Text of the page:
A new school year is upon us and it presents a great opportunity to take meaningful steps to close the achievement gap for minority students.
We are bombarded with study after study about the systemic practices in the nation’s public schools that promote and embrace the poor educational performance of children of color. The numbers confirm that when it comes to black and Hispanics students there is a trend of disproportional expulsions for disciplinary issues, and the tendency to stir them to a curriculum that will likely keep them from going to college or trade school.
Aside from the moral and unethical issue these practices raise, the ramifications of keeping America strong as a nation of contributing citizens are equally monumental.
Irrespective of your views about blacks, Hispanics, equality, or other socio-economic issue, how can anyone conclude that promoting, even tolerating, a system that breeds and perpetuates an underclass can be good — short-term or long-term?
We know the practices and culture of the schools in our neighborhood and community. If not, we need to care about what is happening to the thousands of young malleable and impressionable minds that will go through their doors in just a few weeks.
What are they experiencing that can shape their lives forever?
The school system, teachers, volunteers, and other staff can do only so much.
Now, is the time, at the beginning of the school year, to get involved and make a difference in a child’s life. We need to ask our children and their schools, during the first weeks of school, what role we can play to improve and positively impact, the learning experience in and outside the classroom.
As much as many of us would like to find solace in the notion that educating our children is left up to parents, teachers, superintendents, principals, and administrators, they really can not do it alone. Effectively educating all of our children takes involvement and support from every segment of the community.
Such involvement is usually commonplace where high educational achievement is the norm. Examine any school where there is consistently high performance and academic excellence on the part of students, you will likely find consistent and broad community support.
For those schools that are particularly challenged, like many in urban communities across the United States, community support and involvement are needed even more, and in many areas.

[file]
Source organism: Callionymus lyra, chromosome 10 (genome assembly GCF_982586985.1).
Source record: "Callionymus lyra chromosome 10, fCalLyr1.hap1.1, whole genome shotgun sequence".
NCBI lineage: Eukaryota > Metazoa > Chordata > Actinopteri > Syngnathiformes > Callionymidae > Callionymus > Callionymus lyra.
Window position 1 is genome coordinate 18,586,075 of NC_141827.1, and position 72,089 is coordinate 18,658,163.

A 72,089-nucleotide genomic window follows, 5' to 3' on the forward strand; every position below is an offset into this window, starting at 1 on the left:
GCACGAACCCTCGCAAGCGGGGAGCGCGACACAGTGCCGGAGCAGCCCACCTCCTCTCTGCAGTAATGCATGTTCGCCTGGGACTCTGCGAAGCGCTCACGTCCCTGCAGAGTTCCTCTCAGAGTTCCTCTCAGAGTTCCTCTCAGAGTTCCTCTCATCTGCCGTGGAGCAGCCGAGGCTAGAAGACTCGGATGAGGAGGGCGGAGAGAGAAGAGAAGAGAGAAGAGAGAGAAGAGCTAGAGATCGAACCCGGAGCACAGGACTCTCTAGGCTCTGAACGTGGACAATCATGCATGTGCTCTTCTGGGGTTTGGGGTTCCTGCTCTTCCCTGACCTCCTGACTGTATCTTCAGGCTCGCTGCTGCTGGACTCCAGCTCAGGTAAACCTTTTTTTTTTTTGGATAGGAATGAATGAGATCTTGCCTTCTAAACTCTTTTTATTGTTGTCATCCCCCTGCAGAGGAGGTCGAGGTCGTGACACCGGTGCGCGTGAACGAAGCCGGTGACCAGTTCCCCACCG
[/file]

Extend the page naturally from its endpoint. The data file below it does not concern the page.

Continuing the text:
Many who want to help children learn may not know where to start. Why not begin with the school in your neighborhood, or nearest to you? If not your neighborhood, you can certainly find a school in the urban core that needs your help.
You can help in many ways by devoting an hour or more a week. You can volunteer to be a teacher’s aide in the classroom. You can be a mentor, a tutor. Perhaps through your church, service organization, or company, you can adopt a school and provide any number of support services, from transportation to coaching the debate team, and managing other after-school programs. Work with targeted schools to reduce truancy.
Working with students and teachers at the same school on a consistent basis can have an effective and powerful impact for all involved.
And we cannot leave out the needs of parents — one of the most important components of the learning equation. Perhaps one of the most important ways to help schools is to work with teachers and administrators in improving parental involvement. Developing and implementing parental support and involvement programs that will reinforce student learning and achievement at home, and in the classroom, which could have a lasting and beneficial impact.
The important question now facing us is, "What will we do to close the educational achievement gap so all of us can have a brighter future?"
Whether the child is black, Hispanic, white, Asian, or any other racial or ethnic group should have nothing to do with it.